- TO MAKE THE PEANUT SAUCE: Roast the peanuts in a preheated 350F/180C oven, for 20 min until lightly browned, then set aside to cool. Transfer the peanuts to a food-processor or blender, along with garlic, soy sauce, toasted sesame oil and salt. Run continuously to turn the peanuts as paste-like as you can, approx 1:30~2 min (it should start to clump-up and stick to the side of the bowl). Now start adding cold apple juice, 2 tbsp at a time, and run the machine for 15 seconds for each addition. Then add the cold water, following the same rule, until the sauce reaches a creamy and loose bechamel consistency. (Adding the liquid all at once will result in a less creamy/chunkier texture). Adjust with a couple extra tbsp of cold water and re-season with salt if needed. Keep chilled until needed.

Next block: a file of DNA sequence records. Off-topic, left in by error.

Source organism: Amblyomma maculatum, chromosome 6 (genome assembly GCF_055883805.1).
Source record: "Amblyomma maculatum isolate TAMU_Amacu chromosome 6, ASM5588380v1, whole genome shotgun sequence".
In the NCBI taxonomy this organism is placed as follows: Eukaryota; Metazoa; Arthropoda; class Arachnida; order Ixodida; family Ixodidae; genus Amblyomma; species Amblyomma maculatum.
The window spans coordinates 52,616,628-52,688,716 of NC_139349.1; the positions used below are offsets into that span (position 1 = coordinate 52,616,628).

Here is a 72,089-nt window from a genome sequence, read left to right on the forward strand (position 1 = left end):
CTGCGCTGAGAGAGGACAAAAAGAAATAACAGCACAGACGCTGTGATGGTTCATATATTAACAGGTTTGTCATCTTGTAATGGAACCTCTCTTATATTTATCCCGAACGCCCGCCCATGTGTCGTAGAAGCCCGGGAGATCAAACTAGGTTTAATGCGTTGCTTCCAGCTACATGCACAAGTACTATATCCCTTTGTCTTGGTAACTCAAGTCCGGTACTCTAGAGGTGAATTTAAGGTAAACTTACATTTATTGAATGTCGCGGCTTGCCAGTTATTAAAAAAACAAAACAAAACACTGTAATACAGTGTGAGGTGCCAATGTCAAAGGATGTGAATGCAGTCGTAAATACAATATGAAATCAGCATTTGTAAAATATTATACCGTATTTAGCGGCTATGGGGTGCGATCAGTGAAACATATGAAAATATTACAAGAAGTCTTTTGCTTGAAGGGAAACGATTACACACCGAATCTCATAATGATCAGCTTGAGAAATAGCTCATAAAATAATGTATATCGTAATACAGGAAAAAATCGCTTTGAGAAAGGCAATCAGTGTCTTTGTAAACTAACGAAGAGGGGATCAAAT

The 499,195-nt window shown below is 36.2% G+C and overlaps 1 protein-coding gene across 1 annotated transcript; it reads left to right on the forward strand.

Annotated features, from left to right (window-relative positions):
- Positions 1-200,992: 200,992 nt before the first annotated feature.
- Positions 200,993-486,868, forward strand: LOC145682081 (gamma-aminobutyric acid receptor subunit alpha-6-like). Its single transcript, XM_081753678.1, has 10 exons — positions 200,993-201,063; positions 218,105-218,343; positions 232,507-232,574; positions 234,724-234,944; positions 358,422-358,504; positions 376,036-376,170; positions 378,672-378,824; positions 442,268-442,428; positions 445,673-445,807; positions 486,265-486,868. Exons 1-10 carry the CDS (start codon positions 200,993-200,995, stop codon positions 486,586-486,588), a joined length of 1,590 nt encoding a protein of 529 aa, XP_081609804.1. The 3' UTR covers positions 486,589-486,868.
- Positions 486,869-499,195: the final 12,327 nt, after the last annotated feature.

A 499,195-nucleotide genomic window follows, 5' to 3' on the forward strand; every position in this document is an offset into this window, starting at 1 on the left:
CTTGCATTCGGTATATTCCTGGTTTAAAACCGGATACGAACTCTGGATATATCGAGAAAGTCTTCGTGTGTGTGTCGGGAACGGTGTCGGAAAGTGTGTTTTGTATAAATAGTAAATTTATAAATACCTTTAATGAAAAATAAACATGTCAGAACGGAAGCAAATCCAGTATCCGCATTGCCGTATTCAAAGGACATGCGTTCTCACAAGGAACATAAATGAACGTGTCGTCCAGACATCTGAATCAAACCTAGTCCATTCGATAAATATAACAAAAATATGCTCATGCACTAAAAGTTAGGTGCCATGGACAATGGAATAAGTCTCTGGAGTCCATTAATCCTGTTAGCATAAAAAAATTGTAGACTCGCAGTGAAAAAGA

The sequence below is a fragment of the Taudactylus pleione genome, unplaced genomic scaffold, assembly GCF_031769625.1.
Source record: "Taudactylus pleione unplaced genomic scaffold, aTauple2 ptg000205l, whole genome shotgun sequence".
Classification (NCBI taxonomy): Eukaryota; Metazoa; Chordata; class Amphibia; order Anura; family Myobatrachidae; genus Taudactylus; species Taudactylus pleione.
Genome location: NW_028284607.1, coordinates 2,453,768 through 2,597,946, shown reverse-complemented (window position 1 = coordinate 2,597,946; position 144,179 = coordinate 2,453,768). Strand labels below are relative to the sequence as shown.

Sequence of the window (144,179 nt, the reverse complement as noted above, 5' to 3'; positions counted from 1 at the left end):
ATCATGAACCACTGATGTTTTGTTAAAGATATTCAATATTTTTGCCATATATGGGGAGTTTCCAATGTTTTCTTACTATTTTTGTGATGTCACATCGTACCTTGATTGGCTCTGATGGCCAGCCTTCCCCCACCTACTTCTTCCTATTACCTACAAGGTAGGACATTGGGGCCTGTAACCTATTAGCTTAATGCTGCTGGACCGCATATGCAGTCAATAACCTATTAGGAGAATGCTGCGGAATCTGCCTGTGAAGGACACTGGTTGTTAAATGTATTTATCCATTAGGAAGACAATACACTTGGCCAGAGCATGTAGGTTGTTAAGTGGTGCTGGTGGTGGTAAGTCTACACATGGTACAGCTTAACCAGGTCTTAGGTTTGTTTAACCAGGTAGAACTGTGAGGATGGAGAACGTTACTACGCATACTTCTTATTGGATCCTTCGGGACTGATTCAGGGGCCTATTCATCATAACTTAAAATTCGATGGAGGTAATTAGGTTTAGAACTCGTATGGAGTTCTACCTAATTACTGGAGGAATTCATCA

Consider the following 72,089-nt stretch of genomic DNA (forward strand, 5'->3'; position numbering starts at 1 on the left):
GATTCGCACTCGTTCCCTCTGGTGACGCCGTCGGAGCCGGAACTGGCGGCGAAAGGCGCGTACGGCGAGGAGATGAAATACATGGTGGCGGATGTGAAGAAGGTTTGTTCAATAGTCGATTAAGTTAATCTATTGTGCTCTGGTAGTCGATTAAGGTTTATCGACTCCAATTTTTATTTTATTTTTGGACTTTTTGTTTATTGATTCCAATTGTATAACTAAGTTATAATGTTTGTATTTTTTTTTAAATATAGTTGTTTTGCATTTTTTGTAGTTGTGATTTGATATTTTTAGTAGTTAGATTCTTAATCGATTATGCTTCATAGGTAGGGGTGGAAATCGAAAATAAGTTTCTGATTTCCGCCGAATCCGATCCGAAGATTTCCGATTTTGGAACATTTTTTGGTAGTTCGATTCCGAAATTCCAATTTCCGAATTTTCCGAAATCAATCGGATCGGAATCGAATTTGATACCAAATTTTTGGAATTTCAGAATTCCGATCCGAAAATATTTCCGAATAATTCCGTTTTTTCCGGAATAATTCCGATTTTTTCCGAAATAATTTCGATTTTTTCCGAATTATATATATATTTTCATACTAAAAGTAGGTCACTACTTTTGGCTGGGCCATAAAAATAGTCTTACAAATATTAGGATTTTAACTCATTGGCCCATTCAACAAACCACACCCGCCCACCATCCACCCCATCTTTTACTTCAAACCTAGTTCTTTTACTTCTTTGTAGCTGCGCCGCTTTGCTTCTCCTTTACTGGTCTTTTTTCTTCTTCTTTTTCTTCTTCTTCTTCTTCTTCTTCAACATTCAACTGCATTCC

- TO SERVE: Bring a large pot of water to boil, then cook the wontons until they have floated to the surface, then another min after that. Drain and shock the wontons in iced water until completely cooled, then drain well again and coat thinly in a little toasted sesame oil. Place over a good puddle of peanut sauce. Douse it generously with Sichuan chili oil, a little drizzle of good balsamic vinegar, then sprinkle with finely ground sichuan peppercorn and scallions.
Using cold ground pork will prevents its fat from melting during mixing, which will result in a grainy and unpleasant texture.